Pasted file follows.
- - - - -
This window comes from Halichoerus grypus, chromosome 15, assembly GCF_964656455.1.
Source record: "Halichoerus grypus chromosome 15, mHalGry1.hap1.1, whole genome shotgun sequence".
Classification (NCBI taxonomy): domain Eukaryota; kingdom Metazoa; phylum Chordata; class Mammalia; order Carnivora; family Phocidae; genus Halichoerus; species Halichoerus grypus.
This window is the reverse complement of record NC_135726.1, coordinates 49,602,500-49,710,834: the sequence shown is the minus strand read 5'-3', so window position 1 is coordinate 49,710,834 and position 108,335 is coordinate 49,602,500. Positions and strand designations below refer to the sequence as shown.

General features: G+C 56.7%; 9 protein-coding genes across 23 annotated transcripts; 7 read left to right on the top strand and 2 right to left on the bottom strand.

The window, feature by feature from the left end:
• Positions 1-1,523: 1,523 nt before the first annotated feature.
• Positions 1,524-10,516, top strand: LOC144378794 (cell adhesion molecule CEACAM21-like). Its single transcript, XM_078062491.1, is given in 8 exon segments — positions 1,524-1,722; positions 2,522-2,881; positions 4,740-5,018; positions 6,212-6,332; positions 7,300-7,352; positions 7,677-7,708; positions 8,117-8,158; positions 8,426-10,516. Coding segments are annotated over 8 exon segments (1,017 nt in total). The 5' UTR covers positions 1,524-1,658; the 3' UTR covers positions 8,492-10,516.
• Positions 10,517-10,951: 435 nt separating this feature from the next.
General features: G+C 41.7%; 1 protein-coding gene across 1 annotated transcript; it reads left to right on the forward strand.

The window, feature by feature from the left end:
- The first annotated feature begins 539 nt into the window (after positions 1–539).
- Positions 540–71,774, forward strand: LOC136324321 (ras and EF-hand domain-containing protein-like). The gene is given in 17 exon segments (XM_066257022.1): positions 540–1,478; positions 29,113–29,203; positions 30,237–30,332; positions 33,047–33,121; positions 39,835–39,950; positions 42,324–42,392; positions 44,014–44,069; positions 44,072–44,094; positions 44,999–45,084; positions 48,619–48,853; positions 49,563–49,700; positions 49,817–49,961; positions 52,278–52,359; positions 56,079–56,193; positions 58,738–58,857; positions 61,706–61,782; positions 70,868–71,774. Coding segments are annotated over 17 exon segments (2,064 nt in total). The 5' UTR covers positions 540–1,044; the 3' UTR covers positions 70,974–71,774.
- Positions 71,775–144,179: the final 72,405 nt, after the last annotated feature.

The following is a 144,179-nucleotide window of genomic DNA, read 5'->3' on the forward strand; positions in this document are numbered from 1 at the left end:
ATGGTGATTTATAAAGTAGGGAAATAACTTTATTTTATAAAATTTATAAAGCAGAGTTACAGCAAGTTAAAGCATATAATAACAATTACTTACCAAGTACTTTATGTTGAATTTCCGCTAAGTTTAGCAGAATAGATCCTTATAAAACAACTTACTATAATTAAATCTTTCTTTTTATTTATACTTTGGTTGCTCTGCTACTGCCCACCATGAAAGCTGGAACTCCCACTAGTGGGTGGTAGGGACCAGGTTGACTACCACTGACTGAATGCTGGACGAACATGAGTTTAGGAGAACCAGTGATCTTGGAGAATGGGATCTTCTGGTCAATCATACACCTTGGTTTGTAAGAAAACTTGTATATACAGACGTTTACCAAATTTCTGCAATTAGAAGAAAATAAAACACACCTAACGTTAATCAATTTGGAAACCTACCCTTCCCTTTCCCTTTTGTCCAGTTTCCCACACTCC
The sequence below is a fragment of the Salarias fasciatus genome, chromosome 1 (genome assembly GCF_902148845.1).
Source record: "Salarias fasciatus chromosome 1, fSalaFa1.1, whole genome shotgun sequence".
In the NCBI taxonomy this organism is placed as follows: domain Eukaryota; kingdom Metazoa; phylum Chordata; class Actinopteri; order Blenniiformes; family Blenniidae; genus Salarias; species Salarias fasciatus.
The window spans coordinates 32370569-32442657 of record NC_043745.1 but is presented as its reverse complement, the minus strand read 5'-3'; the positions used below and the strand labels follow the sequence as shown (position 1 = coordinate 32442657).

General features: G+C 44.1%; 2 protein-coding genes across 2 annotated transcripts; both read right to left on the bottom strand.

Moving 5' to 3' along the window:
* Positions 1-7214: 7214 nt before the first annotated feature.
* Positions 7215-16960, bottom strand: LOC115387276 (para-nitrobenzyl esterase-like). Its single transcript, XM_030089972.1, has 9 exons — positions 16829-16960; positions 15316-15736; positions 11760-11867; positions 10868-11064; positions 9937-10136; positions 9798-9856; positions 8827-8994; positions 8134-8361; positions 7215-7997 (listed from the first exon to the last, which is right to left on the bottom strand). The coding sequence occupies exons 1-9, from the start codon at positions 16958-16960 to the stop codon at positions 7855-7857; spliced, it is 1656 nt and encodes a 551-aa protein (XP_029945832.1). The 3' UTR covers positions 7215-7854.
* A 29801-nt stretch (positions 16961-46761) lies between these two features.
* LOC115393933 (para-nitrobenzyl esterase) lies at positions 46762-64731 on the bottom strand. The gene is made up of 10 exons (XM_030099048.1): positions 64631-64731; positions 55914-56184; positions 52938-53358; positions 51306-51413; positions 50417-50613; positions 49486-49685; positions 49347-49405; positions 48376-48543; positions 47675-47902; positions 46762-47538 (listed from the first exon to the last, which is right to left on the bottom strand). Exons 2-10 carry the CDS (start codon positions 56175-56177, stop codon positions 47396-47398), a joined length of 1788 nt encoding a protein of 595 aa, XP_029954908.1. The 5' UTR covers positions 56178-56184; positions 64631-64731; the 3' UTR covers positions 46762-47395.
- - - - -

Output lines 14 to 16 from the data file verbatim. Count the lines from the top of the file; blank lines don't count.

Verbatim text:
- Positions 71,775–144,179: the final 72,405 nt, after the last annotated feature.

The following is a 144,179-nucleotide window of genomic DNA, read 5'->3' on the forward strand; positions in this document are numbered from 1 at the left end:
ATGGTGATTTATAAAGTAGGGAAATAACTTTATTTTATAAAATTTATAAAGCAGAGTTACAGCAAGTTAAAGCATATAATAACAATTACTTACCAAGTACTTTATGTTGAATTTCCGCTAAGTTTAGCAGAATAGATCCTTATAAAACAACTTACTATAATTAAATCTTTCTTTTTATTTATACTTTGGTTGCTCTGCTACTGCCCACCATGAAAGCTGGAACTCCCACTAGTGGGTGGTAGGGACCAGGTTGACTACCACTGACTGAATGCTGGACGAACATGAGTTTAGGAGAACCAGTGATCTTGGAGAATGGGATCTTCTGGTCAATCATACACCTTGGTTTGTAAGAAAACTTGTATATACAGACGTTTACCAAATTTCTGCAATTAGAAGAAAATAAAACACACCTAACGTTAATCAATTTGGAAACCTACCCTTCCCTTTCCCTTTTGTCCAGTTTCCCACACTCC